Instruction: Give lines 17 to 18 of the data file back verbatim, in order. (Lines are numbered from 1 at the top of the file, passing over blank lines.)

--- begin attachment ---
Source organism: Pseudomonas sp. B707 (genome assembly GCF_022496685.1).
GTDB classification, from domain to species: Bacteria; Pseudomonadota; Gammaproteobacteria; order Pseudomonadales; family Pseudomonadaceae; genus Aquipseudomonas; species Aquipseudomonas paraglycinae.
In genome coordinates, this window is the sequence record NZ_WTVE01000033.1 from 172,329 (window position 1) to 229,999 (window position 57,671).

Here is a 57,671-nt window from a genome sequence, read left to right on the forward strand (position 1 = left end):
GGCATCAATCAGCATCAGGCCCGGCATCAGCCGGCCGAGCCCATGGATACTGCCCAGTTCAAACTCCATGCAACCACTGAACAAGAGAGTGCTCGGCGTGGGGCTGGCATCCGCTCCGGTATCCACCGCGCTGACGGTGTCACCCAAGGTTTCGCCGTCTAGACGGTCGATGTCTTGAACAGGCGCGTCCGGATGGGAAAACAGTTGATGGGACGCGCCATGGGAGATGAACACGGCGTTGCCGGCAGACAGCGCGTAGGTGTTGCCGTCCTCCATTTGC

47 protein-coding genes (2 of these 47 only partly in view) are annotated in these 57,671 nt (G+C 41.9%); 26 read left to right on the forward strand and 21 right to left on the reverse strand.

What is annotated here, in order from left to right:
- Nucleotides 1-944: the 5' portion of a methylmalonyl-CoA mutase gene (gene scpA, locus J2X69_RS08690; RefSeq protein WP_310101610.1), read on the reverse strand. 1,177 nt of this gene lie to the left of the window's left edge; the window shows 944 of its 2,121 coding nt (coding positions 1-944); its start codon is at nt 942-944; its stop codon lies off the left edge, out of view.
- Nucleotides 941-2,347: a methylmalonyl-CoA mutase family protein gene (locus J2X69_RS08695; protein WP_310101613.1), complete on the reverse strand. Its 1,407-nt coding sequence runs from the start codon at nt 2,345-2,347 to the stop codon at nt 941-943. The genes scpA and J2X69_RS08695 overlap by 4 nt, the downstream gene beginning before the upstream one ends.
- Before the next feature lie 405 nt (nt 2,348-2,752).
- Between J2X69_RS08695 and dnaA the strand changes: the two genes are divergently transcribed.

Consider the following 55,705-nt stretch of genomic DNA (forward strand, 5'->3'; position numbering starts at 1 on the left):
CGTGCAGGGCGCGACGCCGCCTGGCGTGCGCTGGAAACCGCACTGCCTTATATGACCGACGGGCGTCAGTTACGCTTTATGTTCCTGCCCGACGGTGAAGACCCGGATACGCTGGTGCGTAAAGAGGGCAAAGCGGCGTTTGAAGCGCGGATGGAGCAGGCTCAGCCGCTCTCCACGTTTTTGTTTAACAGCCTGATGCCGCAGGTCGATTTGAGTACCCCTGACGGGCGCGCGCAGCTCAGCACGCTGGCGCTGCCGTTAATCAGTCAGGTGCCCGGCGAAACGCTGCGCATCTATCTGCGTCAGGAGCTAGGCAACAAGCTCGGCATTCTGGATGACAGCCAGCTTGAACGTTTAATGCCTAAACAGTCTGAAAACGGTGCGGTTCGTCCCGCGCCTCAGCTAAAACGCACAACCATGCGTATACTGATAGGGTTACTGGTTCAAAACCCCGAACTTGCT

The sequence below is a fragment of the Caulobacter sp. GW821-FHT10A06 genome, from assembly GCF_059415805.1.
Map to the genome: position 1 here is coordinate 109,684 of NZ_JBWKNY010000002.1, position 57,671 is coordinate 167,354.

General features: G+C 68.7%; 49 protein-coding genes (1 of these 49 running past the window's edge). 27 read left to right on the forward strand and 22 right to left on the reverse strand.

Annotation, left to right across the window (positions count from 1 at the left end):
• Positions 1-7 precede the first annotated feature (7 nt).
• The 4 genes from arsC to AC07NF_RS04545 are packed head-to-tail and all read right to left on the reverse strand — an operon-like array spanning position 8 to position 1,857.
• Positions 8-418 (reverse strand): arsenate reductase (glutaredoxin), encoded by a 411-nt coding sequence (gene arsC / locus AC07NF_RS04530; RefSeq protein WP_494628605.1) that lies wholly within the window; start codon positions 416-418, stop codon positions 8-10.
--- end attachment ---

Annotation, left to right across the window (positions count from 1 at the left end):
• Positions 1-7 precede the first annotated feature (7 nt).